Jeanne records her personal feelings and impressions, but also interweaves historical facts with her reconstructed internal monologue so the reader learns about the home front during World War II as well more about Jeanne's adolescence. Seeing the Japanese internment camps through the eyes of a child highlights the sweeping and irrational nature of President Roosevelt's dictate, and knowing that Jeanne's stories are true, not a fictionalized account of the camps, forces the reader to confront this episode in American history without denial or excuses. The camps were closed after the Supreme Court declared them illegal in 1944, but the camps lived on in the hearts of the interned -- the spoiled food, the constant sickness from the filthy latrines, and most of all, the reminder that the American government had declared Japanese-Americans lesser citizens, solely because of their race. They were seen a lesser immigrants in a land…… [Read More]
Psychological & Cultural Experience of the Victims of Japanese Internment
Executive Order 9066 was signed by President Roosevelt on February 19, 1942 ordering all Japanese-Americans and Americans of Japanese descent out of the Western United States and into "internment" camps in the Central region of the United States.
A public law was subsequently passed by Congress ratifying the Executive Order; Congress did not even deliberate on the passage of the law.
One hundred and twenty thousand people were ultimately incarcerated in ten internment camps without due process of law.
There, they were locked up behind barbed wire and lived in shacks unfit for human living. They were fed only at a sustenance level, and had no idea when or if they would return home.
They lost their jobs, their homes, their possessions, their pets, and their liberty -- not because of the hostile actions of a foreign power, but due…… [Read More]
... further, that it would be only a question of time until the entire Pacific coast region would be controlled by the Japanese.' Yet Japan's ultimate aim was not limited to California or the Pacific Coast but was global domination achieved through a race war. 'It is the determined purpose of Japan,' the report stated, 'to amalgamate the entire colored races of the world against the Nordic or white race, with Japan at the head of the coalition, for the purpose of wrestling away the supremacy of the white race and placing such supremacy in the colored peoples under the dominion of Japan.'
The presence of sizeable numbers of persons of Japanese origin in California and other Western states was seen as but the beginnings of a Japanese attempt to not merely expand territorially into the United States, but to literally substitute the existing racial order with a new scheme…… [Read More]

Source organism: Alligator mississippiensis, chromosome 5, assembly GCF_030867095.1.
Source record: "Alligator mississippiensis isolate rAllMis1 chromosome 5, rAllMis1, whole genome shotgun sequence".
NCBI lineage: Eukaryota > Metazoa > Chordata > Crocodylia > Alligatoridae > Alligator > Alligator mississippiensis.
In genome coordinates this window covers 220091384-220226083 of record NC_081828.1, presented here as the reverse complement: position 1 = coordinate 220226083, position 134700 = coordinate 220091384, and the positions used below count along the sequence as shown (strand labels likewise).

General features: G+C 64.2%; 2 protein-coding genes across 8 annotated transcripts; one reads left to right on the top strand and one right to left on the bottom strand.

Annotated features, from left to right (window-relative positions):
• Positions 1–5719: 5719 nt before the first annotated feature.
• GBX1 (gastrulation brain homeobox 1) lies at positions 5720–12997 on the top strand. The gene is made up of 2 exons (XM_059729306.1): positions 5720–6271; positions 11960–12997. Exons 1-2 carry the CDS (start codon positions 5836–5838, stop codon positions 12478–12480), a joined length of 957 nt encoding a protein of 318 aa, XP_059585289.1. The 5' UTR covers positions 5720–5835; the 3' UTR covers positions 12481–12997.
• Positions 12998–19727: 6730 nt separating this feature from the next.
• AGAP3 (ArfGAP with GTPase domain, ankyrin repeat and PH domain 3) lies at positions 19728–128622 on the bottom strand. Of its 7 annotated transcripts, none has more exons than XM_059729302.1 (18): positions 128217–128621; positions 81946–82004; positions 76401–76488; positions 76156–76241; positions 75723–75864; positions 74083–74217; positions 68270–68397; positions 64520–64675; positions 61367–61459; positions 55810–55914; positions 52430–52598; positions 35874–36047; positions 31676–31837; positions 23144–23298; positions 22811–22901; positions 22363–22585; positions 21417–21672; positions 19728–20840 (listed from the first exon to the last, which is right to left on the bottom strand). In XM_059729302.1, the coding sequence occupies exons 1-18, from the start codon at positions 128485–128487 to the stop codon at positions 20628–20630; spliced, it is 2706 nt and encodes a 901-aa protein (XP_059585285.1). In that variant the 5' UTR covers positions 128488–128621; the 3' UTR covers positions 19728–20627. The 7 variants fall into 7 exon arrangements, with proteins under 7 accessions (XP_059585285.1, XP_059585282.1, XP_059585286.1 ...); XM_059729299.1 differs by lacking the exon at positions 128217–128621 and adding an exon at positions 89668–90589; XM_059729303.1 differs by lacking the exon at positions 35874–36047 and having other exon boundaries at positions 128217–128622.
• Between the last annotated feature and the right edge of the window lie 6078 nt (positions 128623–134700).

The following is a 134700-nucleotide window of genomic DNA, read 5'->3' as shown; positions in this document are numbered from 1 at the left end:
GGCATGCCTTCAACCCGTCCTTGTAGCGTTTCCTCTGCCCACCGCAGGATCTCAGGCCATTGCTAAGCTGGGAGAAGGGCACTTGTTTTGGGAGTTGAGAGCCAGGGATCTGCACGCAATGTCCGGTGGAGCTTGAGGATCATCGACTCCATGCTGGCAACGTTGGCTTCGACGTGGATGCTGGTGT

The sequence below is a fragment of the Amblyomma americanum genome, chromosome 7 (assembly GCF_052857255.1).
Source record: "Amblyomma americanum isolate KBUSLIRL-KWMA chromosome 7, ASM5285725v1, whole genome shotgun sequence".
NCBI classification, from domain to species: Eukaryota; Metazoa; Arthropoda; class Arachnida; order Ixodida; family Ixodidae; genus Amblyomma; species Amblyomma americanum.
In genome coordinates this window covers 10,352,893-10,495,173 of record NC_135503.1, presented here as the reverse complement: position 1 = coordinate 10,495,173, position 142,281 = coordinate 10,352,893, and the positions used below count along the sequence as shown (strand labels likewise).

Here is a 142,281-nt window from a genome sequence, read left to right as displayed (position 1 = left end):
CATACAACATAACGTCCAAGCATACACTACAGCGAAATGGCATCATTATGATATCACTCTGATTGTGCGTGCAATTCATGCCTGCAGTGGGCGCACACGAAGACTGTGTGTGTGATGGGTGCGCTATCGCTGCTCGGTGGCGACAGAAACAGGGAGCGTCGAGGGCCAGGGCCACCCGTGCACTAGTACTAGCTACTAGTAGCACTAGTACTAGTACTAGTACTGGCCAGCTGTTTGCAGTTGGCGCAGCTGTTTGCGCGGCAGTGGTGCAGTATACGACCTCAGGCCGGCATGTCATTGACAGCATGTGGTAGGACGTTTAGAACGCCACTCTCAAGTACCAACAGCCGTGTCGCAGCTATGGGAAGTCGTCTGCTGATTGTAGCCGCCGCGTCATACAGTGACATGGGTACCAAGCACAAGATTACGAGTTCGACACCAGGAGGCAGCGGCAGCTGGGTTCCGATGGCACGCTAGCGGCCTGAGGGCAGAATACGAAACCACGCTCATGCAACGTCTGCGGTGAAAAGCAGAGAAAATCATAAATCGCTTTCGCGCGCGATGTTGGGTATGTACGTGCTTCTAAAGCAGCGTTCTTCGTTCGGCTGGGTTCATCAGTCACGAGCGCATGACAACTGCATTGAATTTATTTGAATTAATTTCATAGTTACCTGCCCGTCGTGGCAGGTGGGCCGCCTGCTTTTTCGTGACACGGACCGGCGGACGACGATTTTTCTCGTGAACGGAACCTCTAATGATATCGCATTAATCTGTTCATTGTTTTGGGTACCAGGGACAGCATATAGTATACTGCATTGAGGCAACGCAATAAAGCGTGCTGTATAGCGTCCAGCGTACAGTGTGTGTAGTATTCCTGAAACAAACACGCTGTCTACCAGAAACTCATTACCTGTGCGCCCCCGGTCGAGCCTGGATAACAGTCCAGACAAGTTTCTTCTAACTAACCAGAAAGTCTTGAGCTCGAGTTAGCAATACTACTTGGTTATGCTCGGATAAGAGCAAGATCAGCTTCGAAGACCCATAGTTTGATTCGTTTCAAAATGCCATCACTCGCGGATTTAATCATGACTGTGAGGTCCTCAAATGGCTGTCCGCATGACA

Julie Otsuka's novel hen the Emperor was Divine explores the realities of life in the Japanese internment camps in the American southwest during orld ar Two. The novel's historical accuracy can be proven by comparing the details in the lives of those who actually did live in the internment camps, as well as with the actual executive orders and decrees used to institutionalize racism in America. The state-sanctioned racism against Asian-Americans during the internment camp phase was of course not an isolated incident, as it paralleled other types of institutionalized racism including the treatment of African-Americans and Native Americans. Moreover, the internment camps represented a culmination of anti-Asian measures. There was historical precedent for the internment camps as a specific manifestation of anti-Asian fears.
One of the earliest legalized forms of racism against Asians was the Chinese Exclusion Act of 1882. The Chinese Exclusion Act of 1882 was a…… [Read More]
Gradually, though, the war effort eroded the practical and theoretical underpinnings of racism in the United States. The war stimulated the domestic economy, particularly in the industrial and manufacturing sectors. Jobs were opening up rapidly, and because so many white men were fighting the war, many black men were available to work. "For black workers orld ar II opened up opportunities that had never before existed," (O'Neil 1). The same was true for women, as the war left gaping holes in the labor market that needed to be filled in untraditional ways. At the same time as the war exposed American prejudice, "orld ar II gave many minority Americans -- and women of all races -- an economic and psychological boost." (Harris 1). The Congress of Racial Equality (CORE) was founded, and overall, the war "jump-started the civil rights movement" in the United States (Harris 1; "Identify the impact of…… [Read More]
The advent of World War II saw and end of the period of economic turmoil and massive unemployment known as the Great Depression, and thus was a time of increased opportunity for many of the nation's citizens and immigrants, but the experiences of some groups during and following the war were far less positive than others. Some of this was due to the different histories that different immigrant groups had in the country, as well as the different roles that various nations played in the war itself, but often the source for the treatment of different ethnic groups was all too similar and all too simple -- racism and ethnocentrism that made the white Americans "true" citizens while others were labeled as outsiders, and those that didn't belong.
The Japanese suffered the worst during World War II; even families that had been in the country for generations and many decades…… [Read More]
1. Describe Ben Kurokis early childhood and young adulthood. Be sure to include location and how he eventually joined the military.